Find the first page of Stick Control (search for an image of it), and practice that page on a practice pad with the metronome set first to 80, then 100, then 120, and then 140. Play each exercise 20 times every day (about 20 minutes of practice). Bounce those sticks, keep the right and left stick "heights" even, and play each note with equal volume (no accenting). If you're not considerably faster after a couple weeks of that...


Senior Member
Mike Johnson had a 10 day workout for speed article that came out last year (there's videos for it on Youtube too) - I use components of it as my warm up and it's really sharpened up my consistency when playing at speed.

Hollywood Jim

Platinum Member
You may be expecting results too soon.
Video tape yourself playing. One year later video tape yourself again and see if you are playing faster and better.

I was not playing for about 40 years. I now have been playing for one hour every week for the last two years. Not practicing but just playing in a band.
I have realized that I am much better than I was two years ago. Better control, faster and more articulate.

I may hit a wall and not improve anymore but I don't think it works that way. The more you play the better you will play. But it feels like a slow process.


Red Menace

Platinum Member
I have been working with a new teacher lately, a concert percussionist with amazing chops and musicianship.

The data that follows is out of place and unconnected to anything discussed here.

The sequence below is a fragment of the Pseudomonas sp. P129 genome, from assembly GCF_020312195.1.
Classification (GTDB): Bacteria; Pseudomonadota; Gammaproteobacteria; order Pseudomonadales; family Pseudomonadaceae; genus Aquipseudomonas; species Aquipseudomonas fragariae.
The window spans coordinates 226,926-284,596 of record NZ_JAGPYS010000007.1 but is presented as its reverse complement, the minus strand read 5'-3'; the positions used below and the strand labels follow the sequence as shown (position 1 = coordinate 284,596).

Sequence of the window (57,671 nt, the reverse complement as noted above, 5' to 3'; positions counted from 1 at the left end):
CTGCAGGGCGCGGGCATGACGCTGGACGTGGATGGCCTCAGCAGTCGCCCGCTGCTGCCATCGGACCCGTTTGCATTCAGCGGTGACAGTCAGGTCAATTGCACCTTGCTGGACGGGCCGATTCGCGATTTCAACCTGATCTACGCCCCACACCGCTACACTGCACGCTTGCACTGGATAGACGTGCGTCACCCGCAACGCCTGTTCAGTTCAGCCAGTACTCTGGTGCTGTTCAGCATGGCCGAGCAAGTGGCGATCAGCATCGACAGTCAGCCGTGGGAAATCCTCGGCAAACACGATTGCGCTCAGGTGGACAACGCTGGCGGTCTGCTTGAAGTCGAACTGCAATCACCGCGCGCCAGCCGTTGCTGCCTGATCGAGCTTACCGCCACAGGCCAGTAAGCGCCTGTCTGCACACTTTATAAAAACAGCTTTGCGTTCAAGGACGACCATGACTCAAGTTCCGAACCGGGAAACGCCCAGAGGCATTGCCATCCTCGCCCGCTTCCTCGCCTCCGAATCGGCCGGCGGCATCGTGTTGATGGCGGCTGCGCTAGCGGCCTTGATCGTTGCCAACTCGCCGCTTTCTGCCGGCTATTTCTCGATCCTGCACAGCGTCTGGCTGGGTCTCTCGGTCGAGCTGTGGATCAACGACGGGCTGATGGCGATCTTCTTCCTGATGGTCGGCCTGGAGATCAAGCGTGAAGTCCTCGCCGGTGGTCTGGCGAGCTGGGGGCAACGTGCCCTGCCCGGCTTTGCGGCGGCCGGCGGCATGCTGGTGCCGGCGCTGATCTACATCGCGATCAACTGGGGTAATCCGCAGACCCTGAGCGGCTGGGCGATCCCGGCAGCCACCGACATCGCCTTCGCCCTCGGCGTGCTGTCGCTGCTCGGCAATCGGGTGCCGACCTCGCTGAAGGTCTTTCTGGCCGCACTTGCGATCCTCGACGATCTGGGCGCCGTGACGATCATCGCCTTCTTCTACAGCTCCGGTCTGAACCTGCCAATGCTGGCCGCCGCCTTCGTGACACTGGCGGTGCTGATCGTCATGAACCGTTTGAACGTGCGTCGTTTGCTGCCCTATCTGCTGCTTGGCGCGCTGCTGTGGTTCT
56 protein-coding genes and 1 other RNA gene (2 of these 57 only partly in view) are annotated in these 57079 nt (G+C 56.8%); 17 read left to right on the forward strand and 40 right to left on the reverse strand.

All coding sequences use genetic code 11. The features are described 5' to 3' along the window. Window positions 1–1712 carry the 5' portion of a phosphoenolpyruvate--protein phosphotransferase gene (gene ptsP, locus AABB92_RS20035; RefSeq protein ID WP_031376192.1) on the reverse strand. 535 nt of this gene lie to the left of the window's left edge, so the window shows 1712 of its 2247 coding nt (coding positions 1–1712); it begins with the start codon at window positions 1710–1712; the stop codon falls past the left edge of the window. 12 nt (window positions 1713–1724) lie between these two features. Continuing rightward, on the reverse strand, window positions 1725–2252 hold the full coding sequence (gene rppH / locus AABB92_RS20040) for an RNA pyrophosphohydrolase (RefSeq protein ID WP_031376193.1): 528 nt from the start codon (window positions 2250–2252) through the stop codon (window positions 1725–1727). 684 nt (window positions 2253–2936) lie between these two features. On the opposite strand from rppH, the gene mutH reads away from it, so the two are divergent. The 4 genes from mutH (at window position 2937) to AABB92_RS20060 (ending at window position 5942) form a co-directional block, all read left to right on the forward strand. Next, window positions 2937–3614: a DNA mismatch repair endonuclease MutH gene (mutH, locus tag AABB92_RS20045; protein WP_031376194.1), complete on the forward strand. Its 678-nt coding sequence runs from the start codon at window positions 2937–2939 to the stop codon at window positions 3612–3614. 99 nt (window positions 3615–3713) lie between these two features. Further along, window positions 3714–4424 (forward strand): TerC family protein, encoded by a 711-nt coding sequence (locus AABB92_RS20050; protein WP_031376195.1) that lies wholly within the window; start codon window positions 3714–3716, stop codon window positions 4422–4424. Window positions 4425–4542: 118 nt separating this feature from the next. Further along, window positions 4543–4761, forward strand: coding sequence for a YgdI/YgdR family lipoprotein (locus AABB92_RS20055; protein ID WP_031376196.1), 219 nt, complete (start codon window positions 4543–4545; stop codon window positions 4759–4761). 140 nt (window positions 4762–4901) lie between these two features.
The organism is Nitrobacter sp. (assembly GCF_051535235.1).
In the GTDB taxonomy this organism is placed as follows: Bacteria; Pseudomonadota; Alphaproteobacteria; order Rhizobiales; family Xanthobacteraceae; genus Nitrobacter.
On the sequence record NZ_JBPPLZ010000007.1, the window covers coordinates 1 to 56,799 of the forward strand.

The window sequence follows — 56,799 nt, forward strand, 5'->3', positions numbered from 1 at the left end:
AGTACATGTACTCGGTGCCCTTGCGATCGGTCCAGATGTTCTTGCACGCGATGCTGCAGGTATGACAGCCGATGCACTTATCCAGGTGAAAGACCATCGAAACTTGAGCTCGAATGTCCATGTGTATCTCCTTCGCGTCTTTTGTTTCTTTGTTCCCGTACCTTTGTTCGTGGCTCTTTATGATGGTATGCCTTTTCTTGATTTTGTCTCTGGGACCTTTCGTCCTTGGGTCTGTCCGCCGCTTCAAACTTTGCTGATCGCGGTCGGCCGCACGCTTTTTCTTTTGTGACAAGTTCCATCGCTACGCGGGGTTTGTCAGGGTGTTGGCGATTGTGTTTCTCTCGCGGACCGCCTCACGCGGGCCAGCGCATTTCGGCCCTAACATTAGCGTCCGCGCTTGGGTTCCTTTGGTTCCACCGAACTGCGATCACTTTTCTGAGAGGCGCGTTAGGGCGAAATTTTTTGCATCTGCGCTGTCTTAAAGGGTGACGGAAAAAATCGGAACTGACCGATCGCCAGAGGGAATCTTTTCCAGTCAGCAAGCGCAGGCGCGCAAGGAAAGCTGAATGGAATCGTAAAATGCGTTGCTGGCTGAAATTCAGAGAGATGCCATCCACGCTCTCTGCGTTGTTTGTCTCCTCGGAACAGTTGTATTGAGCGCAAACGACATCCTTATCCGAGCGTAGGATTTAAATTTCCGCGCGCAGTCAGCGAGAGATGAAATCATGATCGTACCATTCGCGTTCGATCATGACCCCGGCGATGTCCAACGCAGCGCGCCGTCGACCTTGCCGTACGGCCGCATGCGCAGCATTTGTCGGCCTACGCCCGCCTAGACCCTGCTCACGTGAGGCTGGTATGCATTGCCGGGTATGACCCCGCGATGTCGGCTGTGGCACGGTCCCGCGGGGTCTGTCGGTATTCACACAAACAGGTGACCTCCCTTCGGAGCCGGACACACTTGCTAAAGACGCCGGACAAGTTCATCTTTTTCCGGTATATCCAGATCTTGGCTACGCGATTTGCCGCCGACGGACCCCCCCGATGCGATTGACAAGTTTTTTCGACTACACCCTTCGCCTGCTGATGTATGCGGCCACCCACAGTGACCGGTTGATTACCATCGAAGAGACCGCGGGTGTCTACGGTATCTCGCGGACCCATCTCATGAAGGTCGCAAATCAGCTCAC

First lesson, I sit down in front of the pad and hold the stick the way I normally do. Before I even play a note he catches a few issues with my R hand technique that may be hindering my playing. It has been some work to do but I have been working on changing my R hand grip. Felt a bit awkward at first but it is starting to feel very right and I am starting to notice the improvement in my playing.

My point here is that you really won't notice certain problems in your playing. You'll need the advice of a good, experience teacher to help you. Once you know what you have to do then you're halfway there.


Silver Member
Some of the fastest drummers have never had a lesson. Some of the most educated drummers are not the fastest. While speed comes with practice, it is also a matter of genetics - type A or type A and B fast twitch muscles. Some people have them, some do not.

I tend to think the most important thing to have as a musician is your own 'voice' at your instrument and for drummers, being musical and creative within that voice.